+Purpose to make LUT cvs working in machine A, when we have different kind of
 +connections between A and some machine (cvs accessible) at LUT. Here are some examples:
 +
 +  * Available connection: LUT->A
 +  * LUT=polaris
 +  * A:cvssp-ssh
 +  * SSH-PORT:22 (default, after "​-p"​)
 +  * FORWARD-PORT:​2401 (cvs default, ensimmainen 2401) 
 +
 +Go somehow to machine LUT and there say:
 +
 + ​polaris:​~>​ ssh -C -v -R 2401:​regulus.it.lut.fi:​2401 -p 22 m00267@cvssp-ssh.ee.surrey.ac.uk sleep 3600000
 +
 +  * Available connection: A->LUT
 +  * LUT=polaris
 +  * A:​betelgeuse
 +  * SSH-PORT:22 (default, after "​-p"​)
 +  * FORWARD-PORT:​2401 (cvs default, ensimmainen 2401) 
 +
 +Go somehow to machine A and there say:
 +
 + ​[[jkamarai@betelgeuse|~]]$ ssh -C -v -L 2401:​regulus.it.lut.fi:​2401 -p 22 jkamarai@polaris.it.lut.fi sleep 3600000
 +
 +  * Available connection A->​B<​-LUT
 +  * LUT=polaris
 +  * A: cpc1-glfd4-0-0-cust926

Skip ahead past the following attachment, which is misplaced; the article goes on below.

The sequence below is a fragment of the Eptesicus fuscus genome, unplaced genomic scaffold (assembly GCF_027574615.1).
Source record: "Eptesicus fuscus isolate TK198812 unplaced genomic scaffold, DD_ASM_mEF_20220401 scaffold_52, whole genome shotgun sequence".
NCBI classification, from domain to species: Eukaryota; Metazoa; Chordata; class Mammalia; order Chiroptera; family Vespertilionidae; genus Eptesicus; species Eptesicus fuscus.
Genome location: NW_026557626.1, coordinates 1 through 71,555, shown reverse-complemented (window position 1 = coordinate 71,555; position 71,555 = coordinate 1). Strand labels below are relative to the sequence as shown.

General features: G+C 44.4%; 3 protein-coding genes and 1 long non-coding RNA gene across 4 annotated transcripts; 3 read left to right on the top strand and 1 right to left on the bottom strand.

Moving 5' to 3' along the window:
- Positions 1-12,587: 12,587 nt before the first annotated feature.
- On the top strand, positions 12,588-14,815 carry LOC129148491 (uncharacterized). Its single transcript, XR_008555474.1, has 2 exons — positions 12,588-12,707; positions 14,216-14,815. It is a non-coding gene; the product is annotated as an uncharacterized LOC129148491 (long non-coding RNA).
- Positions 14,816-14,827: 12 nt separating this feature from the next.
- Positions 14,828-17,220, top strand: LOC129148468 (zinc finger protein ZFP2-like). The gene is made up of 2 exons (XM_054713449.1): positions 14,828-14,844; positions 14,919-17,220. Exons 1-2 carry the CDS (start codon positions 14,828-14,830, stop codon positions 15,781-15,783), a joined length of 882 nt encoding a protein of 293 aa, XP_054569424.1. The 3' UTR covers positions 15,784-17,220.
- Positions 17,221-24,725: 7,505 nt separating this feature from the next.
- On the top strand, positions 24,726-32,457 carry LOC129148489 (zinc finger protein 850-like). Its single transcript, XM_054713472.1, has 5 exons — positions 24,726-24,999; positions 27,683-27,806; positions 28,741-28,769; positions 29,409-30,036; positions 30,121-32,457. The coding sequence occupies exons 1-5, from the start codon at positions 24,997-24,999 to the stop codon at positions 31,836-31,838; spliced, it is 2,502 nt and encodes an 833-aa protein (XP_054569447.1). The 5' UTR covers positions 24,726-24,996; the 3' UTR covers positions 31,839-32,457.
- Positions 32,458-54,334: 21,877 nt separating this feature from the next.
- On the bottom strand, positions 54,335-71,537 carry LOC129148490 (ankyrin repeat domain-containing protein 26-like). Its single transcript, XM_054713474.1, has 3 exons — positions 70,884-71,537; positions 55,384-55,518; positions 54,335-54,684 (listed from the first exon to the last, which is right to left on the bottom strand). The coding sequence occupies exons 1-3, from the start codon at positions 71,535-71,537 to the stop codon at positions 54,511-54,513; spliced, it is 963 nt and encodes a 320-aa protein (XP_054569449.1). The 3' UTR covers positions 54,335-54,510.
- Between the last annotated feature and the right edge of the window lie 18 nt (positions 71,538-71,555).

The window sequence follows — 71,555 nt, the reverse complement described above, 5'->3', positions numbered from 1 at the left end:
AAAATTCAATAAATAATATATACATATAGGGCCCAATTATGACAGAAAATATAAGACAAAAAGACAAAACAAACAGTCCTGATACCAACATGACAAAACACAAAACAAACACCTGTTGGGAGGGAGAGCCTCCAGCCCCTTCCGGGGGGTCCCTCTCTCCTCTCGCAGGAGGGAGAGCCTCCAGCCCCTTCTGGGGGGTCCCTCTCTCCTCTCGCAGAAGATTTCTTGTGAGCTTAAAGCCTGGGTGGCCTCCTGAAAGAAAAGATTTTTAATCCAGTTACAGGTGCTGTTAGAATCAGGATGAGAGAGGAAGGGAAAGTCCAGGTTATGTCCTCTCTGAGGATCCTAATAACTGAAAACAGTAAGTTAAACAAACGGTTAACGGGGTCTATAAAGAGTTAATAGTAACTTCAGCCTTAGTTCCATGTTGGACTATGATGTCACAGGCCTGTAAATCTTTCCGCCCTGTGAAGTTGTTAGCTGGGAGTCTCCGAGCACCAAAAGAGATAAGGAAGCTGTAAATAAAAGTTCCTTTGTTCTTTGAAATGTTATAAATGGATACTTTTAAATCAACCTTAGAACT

+  * B: cvssp-ssh
 +  * SSH-PORT:22 (default, after "​-p"​)
 +  * FORWARD-PORT:​2401 (cvs default, ensimmainen 2401) 
 +
 +Go somehow to machine LUT and there say:
 +
 + ​polaris:​~>​ ssh -C -v -R 2401:​regulus.it.lut.fi:​2401 -p 22 m00267@cvssp-ssh.ee.surrey.ac.uk sleep 3600000
 + # Go somehow to machine A and there say:
 + ​[[jkamarai@cpc1-glfd4-0-0-cust926|~]]$ ssh -C -v -L 2401:​localhost:​2401 -p 22  m00267@cvssp-ssh.ee.surrey.ac.uk sleep 3600000
 +
 +After one of the previous ones is done you may use cvs in machine A 
 +(Note: if localhost does not for some reason work, use 127.0.0.1 ​
 +
 + % cvs -d:​pserver:​jkamarai@localhost:/​net/​regulus/​project/​cvsroot login
 + % cvs -d:​pserver:​jkamarai@localhost:/​net/​regulus/​project/​cvsroot co rtmosaic